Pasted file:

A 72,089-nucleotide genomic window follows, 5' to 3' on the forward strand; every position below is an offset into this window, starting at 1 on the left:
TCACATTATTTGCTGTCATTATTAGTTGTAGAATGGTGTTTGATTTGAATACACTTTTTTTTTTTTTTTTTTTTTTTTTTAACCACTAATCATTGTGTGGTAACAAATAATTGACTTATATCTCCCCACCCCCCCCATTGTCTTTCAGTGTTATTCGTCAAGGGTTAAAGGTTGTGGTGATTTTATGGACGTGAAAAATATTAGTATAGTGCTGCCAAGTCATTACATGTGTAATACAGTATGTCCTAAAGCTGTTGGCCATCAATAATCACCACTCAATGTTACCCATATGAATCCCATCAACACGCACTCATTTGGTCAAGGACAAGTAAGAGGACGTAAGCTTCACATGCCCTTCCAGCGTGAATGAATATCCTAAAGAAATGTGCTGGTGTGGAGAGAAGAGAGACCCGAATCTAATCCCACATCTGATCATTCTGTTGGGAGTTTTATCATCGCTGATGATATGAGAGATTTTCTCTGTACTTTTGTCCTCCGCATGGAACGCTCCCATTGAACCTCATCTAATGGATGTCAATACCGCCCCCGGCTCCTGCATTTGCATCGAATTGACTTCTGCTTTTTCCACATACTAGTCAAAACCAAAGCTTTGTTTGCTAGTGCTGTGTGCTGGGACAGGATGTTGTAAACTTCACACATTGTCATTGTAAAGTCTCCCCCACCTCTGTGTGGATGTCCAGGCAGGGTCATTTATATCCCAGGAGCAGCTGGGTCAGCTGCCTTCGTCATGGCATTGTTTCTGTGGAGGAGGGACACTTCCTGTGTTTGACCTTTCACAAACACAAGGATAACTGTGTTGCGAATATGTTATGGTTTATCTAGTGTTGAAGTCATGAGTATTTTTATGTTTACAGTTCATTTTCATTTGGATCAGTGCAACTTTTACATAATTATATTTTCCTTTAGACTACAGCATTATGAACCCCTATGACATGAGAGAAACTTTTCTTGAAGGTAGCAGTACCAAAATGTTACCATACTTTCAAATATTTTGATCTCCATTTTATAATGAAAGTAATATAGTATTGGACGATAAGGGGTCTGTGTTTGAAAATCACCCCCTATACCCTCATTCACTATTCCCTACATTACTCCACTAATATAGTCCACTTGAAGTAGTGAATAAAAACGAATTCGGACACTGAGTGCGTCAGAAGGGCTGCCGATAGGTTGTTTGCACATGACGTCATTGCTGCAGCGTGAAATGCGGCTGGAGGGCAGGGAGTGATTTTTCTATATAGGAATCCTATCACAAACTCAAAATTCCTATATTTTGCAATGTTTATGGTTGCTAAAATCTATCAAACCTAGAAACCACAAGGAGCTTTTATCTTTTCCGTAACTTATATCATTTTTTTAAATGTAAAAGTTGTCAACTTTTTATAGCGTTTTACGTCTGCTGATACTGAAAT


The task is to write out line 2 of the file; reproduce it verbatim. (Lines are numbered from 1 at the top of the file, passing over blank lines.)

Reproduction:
TCACATTATTTGCTGTCATTATTAGTTGTAGAATGGTGTTTGATTTGAATACACTTTTTTTTTTTTTTTTTTTTTTTTTTAACCACTAATCATTGTGTGGTAACAAATAATTGACTTATATCTCCCCACCCCCCCCATTGTCTTTCAGTGTTATTCGTCAAGGGTTAAAGGTTGTGGTGATTTTATGGACGTGAAAAATATTAGTATAGTGCTGCCAAGTCATTACATGTGTAATACAGTATGTCCTAAAGCTGTTGGCCATCAATAATCACCACTCAATGTTACCCATATGAATCCCATCAACACGCACTCATTTGGTCAAGGACAAGTAAGAGGACGTAAGCTTCACATGCCCTTCCAGCGTGAATGAATATCCTAAAGAAATGTGCTGGTGTGGAGAGAAGAGAGACCCGAATCTAATCCCACATCTGATCATTCTGTTGGGAGTTTTATCATCGCTGATGATATGAGAGATTTTCTCTGTACTTTTGTCCTCCGCATGGAACGCTCCCATTGAACCTCATCTAATGGATGTCAATACCGCCCCCGGCTCCTGCATTTGCATCGAATTGACTTCTGCTTTTTCCACATACTAGTCAAAACCAAAGCTTTGTTTGCTAGTGCTGTGTGCTGGGACAGGATGTTGTAAACTTCACACATTGTCATTGTAAAGTCTCCCCCACCTCTGTGTGGATGTCCAGGCAGGGTCATTTATATCCCAGGAGCAGCTGGGTCAGCTGCCTTCGTCATGGCATTGTTTCTGTGGAGGAGGGACACTTCCTGTGTTTGACCTTTCACAAACACAAGGATAACTGTGTTGCGAATATGTTATGGTTTATCTAGTGTTGAAGTCATGAGTATTTTTATGTTTACAGTTCATTTTCATTTGGATCAGTGCAACTTTTACATAATTATATTTTCCTTTAGACTACAGCATTATGAACCCCTATGACATGAGAGAAACTTTTCTTGAAGGTAGCAGTACCAAAATGTTACCATACTTTCAAATATTTTGATCTCCATTTTATAATGAAAGTAATATAGTATTGGACGATAAGGGGTCTGTGTTTGAAAATCACCCCCTATACCCTCATTCACTATTCCCTACATTACTCCACTAATATAGTCCACTTGAAGTAGTGAATAAAAACGAATTCGGACACTGAGTGCGTCAGAAGGGCTGCCGATAGGTTGTTTGCACATGACGTCATTGCTGCAGCGTGAAATGCGGCTGGAGGGCAGGGAGTGATTTTTCTATATAGGAATCCTATCACAAACTCAAAATTCCTATATTTTGCAATGTTTATGGTTGCTAAAATCTATCAAACCTAGAAACCACAAGGAGCTTTTATCTTTTCCGTAACTTATATCATTTTTTTAAATGTAAAAGTTGTCAACTTTTTATAGCGTTTTACGTCTGCTGATACTGAAAT